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Manjit Prakash & Ors. Vs. Shobha Devi & ANR [2008] INSC 1175 (18 July 2008)


CRIMINAL APPELLATE JURISDICTION CRIMINAL APPEAL NO. 1113 OF 2008 (Arising out of S.L.P. (Crl.) No. 4205 of 2007) Manjit Prakash & Ors. ... Appellants Shobha Devi & Anr. ... Respondents


1. Leave granted.

2. Appellants challenge the order passed by a learned Single Judge of the Patna High Court cancelling the bail granted to them by order dated 7.9.2006 in Criminal Miscellaneous No. 10719 of 2006. The application for cancellation of bail was filed by the respondent No.1. Appellants 1, 2 & 3 are arrayed as accused Nos. 1, 2 & 4. Five persons were granted bail by order dated 7.9.2006 in Criminal Misc. Case No. 10719 of 2006. By the impugned order the learned Single Judge directed cancellation of bail granted to the present appellants while holding that the two others being ladies there was no need to cancel the bail granted to them.

2. Though various points were urged in support of the appeal primarily it was submitted that no reasons have been given for canceling the bail.

3. Learned counsel for the respondent No.1-complainant submitted that though the order canceling bail has not elaborately dealt with the circumstances to warrant cancellation of bail, the same is in order.

4. The appellants and the other two in respect of whom the High Court has not interfered, were granted provisional bail by order dated 3.5.2006 which came to be confirmed on 7.9.2006. It was stated that the husband and wife have been residing together in the matrimonial home.

Earlier there was a suit for restitution of conjugal rights filed by appellant No. 2 who withdrew the same after the provisional bail was confirmed and instituted Matrimonial case No. 34 of 2006 for divorce. According to the complaint on 10.10.2006, there was an incident and therefore the bail was to be cancelled. The High Court, as rightly contended by learned counsel for the appellants, has not indicated the reasons for directing cancellation of bail.

6. It is trite law that the considerations for grant of bail and cancellation of bail stand on different footings. By a majority judgment in Aslam Babalal Desai v. State of Maharashtra the circumstances when bail granted can be cancelled were highlighted in the following words: (SCC pp. 289-90, para 11):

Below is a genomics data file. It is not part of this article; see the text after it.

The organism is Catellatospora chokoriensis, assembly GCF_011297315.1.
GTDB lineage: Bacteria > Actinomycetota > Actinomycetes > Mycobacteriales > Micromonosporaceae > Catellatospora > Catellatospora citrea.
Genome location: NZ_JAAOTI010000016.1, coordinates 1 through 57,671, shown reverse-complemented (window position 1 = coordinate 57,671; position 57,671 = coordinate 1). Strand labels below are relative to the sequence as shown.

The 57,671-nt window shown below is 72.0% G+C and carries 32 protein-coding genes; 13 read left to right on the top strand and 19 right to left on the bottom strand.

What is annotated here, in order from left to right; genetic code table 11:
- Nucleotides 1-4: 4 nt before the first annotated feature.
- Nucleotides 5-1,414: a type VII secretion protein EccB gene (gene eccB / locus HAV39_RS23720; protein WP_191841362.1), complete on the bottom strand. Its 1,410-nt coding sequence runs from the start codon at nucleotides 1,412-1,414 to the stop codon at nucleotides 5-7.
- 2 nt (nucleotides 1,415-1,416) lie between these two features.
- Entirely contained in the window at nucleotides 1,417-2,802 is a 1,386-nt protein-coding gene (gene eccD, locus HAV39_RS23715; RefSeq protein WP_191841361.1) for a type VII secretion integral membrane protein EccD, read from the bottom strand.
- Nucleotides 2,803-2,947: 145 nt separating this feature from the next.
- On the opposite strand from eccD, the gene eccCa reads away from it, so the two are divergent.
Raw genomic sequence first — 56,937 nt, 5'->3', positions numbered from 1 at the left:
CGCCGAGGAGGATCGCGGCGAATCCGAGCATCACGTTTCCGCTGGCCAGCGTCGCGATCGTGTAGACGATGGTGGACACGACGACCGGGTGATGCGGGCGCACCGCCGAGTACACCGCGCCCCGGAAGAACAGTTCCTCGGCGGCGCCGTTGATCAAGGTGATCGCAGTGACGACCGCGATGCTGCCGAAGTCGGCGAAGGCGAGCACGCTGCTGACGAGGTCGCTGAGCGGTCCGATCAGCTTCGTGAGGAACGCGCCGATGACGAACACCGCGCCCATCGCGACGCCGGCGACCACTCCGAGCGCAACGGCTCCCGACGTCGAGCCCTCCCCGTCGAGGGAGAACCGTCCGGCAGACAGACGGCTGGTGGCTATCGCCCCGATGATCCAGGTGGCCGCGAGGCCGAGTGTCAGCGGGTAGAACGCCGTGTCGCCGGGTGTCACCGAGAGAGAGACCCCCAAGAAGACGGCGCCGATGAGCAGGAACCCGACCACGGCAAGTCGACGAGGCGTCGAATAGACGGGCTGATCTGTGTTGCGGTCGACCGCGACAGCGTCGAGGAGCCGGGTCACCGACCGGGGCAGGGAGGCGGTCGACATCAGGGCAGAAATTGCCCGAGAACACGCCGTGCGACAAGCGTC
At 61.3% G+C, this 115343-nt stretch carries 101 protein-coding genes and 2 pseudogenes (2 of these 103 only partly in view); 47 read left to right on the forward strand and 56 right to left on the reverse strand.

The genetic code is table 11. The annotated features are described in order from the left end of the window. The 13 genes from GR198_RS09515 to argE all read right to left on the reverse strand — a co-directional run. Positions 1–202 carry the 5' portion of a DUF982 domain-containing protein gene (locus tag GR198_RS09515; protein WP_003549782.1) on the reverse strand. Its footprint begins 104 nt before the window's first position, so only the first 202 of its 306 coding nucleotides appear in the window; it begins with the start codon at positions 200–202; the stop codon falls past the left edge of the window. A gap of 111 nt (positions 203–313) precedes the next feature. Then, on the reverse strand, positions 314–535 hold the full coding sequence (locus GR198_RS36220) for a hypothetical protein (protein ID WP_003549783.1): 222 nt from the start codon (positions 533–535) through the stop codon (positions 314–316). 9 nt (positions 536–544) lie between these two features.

3 "11. On a conjoint reading of Sections 57 and 167 of the Code it is clear that the legislative object was to ensure speedy investigation after a person has been taken in custody. It expects that the investigation should be completed within 24 hours and if this is not possible within 15 days and failing that within the time stipulated in clause (a) of the proviso to Section 167(2) of the Code. The law expects that the investigation must be completed with dispatch and the role of the Magistrate is to oversee the course of investigation and to prevent abuse of the law by the investigating agency. As stated earlier, the legislative history shows that before the introduction of the proviso to Section 167(2) the maximum time allowed to the investigating agency was 15 days under sub-section (2) of Section 167 failing which the accused could be enlarged on bail. From experience this was found to be insufficient particularly in complex case and hence the proviso was added to enable the Magistrate to detain the accused in custody for a period exceeding 15 days but not exceeding the outer limit fixed under the proviso (a) to that sub-section. We may here mention that the period prescribed by the proviso has been enlarged by State amendments and wherever there is such enlargement, the proviso will have to be read accordingly. The purpose and object of providing for the release of the accused under sub-section (2) of Section 167 on the failure of the investigating agency completing the investigation within the extended time allowed by the proviso was to instil a sense of urgency in the investigating agency to complete the investigation promptly and within the statutory time frame. The deeming fiction of correlating the release on bail under sub- section (2) of Section 167 with Chapter XXXIII i.e. Sections 437 and 439 of the Code, was to treat the order as one passed under the latter provisions. Once the order of release is by fiction of law an order passed under Section 437(1) or (2) or Section 439(1) it follows as a natural consequence that the said order can be cancelled under sub-section (5) of Section 437 or sub-section (2) of Section 439 on considerations relevant for cancellation of an order thereunder. As stated in Raghubir Singh v. State of Bihar2 the grounds for cancellation under Sections 437(5) and 439(2) are identical, namely, bail granted under Section 437(1) or (2) or Section 439(1) can be cancelled where (i) the accused misuses his liberty by indulging in similar criminal activity, (ii) interferes with the course of investigation, (iii) attempts to tamper with evidence or witnesses, (iv) threatens witnesses or indulges in similar activities which would hamper smooth investigation, (v) there is likelihood of his fleeing to another country, (vi) attempts to make himself scarce by going underground or becoming unavailable to the investigating agency, (vii) attempts to place himself beyond the reach of his surety etc. These grounds are illustrative and not exhaustive. It must also be remembered that rejection of bail stands on one footing but cancellation of bail is a harsh order because it interferes with the liberty of the individual and hence it must not be lightly resorted to."